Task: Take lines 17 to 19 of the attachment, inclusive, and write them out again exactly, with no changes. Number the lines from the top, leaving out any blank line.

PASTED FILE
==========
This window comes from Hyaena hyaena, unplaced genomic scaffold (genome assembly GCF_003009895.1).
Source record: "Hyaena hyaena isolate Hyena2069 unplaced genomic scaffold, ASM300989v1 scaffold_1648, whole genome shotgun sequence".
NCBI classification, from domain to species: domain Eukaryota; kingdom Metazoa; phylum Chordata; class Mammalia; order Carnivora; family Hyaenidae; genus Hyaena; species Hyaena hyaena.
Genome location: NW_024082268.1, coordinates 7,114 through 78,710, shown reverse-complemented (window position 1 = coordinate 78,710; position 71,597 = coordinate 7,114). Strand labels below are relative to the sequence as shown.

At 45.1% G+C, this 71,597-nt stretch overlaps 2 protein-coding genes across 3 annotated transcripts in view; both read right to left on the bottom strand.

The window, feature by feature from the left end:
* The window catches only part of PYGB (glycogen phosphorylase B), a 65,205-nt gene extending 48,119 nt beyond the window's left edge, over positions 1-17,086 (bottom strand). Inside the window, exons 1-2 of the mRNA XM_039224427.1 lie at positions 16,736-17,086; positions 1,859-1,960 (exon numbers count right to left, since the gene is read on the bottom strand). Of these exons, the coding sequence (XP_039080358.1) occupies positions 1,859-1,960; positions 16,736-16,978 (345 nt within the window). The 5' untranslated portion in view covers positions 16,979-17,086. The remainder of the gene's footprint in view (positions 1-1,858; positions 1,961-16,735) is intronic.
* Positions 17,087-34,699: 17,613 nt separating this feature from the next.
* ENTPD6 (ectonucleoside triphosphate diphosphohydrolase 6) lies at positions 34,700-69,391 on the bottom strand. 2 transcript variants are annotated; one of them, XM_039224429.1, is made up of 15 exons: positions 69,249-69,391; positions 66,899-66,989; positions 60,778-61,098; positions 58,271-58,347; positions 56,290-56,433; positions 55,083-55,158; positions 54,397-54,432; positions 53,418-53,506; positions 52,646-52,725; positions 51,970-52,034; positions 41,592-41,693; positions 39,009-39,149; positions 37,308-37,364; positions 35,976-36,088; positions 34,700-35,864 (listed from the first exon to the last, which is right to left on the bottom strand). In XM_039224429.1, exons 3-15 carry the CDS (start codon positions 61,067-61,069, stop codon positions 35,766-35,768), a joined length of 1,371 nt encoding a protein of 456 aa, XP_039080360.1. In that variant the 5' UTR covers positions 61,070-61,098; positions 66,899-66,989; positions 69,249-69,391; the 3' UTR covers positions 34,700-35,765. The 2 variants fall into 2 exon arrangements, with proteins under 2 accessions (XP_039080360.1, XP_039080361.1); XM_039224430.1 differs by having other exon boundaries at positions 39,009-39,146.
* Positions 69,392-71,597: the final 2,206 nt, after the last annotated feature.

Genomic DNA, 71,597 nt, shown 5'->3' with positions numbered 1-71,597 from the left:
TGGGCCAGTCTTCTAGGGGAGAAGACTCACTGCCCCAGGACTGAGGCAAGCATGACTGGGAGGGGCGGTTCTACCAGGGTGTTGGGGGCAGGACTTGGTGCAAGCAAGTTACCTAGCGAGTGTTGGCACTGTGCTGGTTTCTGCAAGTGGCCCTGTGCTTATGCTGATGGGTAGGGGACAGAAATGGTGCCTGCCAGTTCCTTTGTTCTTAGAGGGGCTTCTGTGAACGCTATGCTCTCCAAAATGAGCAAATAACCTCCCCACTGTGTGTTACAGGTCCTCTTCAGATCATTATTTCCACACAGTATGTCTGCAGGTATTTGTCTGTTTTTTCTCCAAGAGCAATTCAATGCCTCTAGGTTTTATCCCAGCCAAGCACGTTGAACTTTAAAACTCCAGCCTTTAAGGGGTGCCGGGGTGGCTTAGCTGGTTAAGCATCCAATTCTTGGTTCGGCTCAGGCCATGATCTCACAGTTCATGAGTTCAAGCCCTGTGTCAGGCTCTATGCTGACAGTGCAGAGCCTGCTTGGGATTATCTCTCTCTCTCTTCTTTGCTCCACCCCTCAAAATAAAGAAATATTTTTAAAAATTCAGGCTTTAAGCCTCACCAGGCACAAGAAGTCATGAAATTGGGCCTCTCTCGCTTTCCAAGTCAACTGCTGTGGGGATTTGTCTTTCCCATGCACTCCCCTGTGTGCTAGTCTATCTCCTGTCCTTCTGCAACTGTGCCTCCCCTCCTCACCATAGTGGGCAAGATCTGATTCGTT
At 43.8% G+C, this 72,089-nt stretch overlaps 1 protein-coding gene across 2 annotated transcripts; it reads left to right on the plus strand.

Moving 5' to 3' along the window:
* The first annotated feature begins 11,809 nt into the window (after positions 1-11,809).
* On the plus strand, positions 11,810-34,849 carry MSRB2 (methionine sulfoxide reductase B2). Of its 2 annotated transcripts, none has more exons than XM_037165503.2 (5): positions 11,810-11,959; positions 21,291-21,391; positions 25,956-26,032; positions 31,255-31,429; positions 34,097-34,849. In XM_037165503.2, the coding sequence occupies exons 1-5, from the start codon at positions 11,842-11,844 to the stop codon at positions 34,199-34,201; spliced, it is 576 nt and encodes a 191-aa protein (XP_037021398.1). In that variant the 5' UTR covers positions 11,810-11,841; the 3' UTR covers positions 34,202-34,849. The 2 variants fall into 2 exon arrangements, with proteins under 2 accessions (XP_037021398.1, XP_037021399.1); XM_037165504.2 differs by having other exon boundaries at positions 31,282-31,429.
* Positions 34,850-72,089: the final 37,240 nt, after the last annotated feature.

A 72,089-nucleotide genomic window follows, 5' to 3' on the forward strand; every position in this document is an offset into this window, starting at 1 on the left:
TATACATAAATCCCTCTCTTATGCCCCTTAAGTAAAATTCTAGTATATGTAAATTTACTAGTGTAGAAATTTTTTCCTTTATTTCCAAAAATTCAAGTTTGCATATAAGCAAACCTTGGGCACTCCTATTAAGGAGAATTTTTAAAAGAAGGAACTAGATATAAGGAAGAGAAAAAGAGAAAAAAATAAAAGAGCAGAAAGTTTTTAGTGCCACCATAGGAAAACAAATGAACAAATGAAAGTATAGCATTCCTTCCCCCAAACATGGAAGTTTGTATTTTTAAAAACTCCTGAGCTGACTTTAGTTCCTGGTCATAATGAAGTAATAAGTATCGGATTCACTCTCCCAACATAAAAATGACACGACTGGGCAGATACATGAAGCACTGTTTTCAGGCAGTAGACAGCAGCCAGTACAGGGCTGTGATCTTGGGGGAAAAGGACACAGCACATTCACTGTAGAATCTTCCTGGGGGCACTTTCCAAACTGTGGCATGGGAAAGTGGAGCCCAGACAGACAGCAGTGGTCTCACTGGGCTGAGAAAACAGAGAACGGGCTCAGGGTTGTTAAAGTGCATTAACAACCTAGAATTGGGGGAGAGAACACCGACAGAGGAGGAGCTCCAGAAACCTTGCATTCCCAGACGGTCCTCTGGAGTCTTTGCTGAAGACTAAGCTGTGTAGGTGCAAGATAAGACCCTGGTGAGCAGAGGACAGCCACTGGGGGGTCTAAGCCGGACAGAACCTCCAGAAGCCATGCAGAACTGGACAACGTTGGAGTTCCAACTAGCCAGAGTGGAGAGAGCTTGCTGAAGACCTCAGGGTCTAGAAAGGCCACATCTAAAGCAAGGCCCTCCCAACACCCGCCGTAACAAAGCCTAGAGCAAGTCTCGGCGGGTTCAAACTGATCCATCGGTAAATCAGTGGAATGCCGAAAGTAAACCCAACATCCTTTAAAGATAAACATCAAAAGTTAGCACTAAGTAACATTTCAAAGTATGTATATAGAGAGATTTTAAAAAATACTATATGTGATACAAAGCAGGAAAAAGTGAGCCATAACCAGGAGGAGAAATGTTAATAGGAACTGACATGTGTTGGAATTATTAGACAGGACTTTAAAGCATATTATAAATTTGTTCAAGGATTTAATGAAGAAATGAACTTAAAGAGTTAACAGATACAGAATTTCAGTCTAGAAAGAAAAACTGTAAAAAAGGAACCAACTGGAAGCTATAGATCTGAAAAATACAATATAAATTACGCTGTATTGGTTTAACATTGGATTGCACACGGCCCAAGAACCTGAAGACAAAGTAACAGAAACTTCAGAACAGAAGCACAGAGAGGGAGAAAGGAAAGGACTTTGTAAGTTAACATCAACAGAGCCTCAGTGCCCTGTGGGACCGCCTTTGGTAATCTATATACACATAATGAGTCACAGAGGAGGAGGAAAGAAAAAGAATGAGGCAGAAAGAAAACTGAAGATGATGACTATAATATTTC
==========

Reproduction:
* Positions 34,850-72,089: the final 37,240 nt, after the last annotated feature.

A 72,089-nucleotide genomic window follows, 5' to 3' on the forward strand; every position in this document is an offset into this window, starting at 1 on the left:
TATACATAAATCCCTCTCTTATGCCCCTTAAGTAAAATTCTAGTATATGTAAATTTACTAGTGTAGAAATTTTTTCCTTTATTTCCAAAAATTCAAGTTTGCATATAAGCAAACCTTGGGCACTCCTATTAAGGAGAATTTTTAAAAGAAGGAACTAGATATAAGGAAGAGAAAAAGAGAAAAAAATAAAAGAGCAGAAAGTTTTTAGTGCCACCATAGGAAAACAAATGAACAAATGAAAGTATAGCATTCCTTCCCCCAAACATGGAAGTTTGTATTTTTAAAAACTCCTGAGCTGACTTTAGTTCCTGGTCATAATGAAGTAATAAGTATCGGATTCACTCTCCCAACATAAAAATGACACGACTGGGCAGATACATGAAGCACTGTTTTCAGGCAGTAGACAGCAGCCAGTACAGGGCTGTGATCTTGGGGGAAAAGGACACAGCACATTCACTGTAGAATCTTCCTGGGGGCACTTTCCAAACTGTGGCATGGGAAAGTGGAGCCCAGACAGACAGCAGTGGTCTCACTGGGCTGAGAAAACAGAGAACGGGCTCAGGGTTGTTAAAGTGCATTAACAACCTAGAATTGGGGGAGAGAACACCGACAGAGGAGGAGCTCCAGAAACCTTGCATTCCCAGACGGTCCTCTGGAGTCTTTGCTGAAGACTAAGCTGTGTAGGTGCAAGATAAGACCCTGGTGAGCAGAGGACAGCCACTGGGGGGTCTAAGCCGGACAGAACCTCCAGAAGCCATGCAGAACTGGACAACGTTGGAGTTCCAACTAGCCAGAGTGGAGAGAGCTTGCTGAAGACCTCAGGGTCTAGAAAGGCCACATCTAAAGCAAGGCCCTCCCAACACCCGCCGTAACAAAGCCTAGAGCAAGTCTCGGCGGGTTCAAACTGATCCATCGGTAAATCAGTGGAATGCCGAAAGTAAACCCAACATCCTTTAAAGATAAACATCAAAAGTTAGCACTAAGTAACATTTCAAAGTATGTATATAGAGAGATTTTAAAAAATACTATATGTGATACAAAGCAGGAAAAAGTGAGCCATAACCAGGAGGAGAAATGTTAATAGGAACTGACATGTGTTGGAATTATTAGACAGGACTTTAAAGCATATTATAAATTTGTTCAAGGATTTAATGAAGAAATGAACTTAAAGAGTTAACAGATACAGAATTTCAGTCTAGAAAGAAAAACTGTAAAAAAGGAACCAACTGGAAGCTATAGATCTGAAAAATACAATATAAATTACGCTGTATTGGTTTAACATTGGATTGCACACGGCCCAAGAACCTGAAGACAAAGTAACAGAAACTTCAGAACAGAAGCACAGAGAGGGAGAAAGGAAAGGACTTTGTAAGTTAACATCAACAGAGCCTCAGTGCCCTGTGGGACCGCCTTTGGTAATCTATATACACATAATGAGTCACAGAGGAGGAGGAAAGAAAAAGAATGAGGCAGAAAGAAAACTGAAGATGATGACTATAATATTTC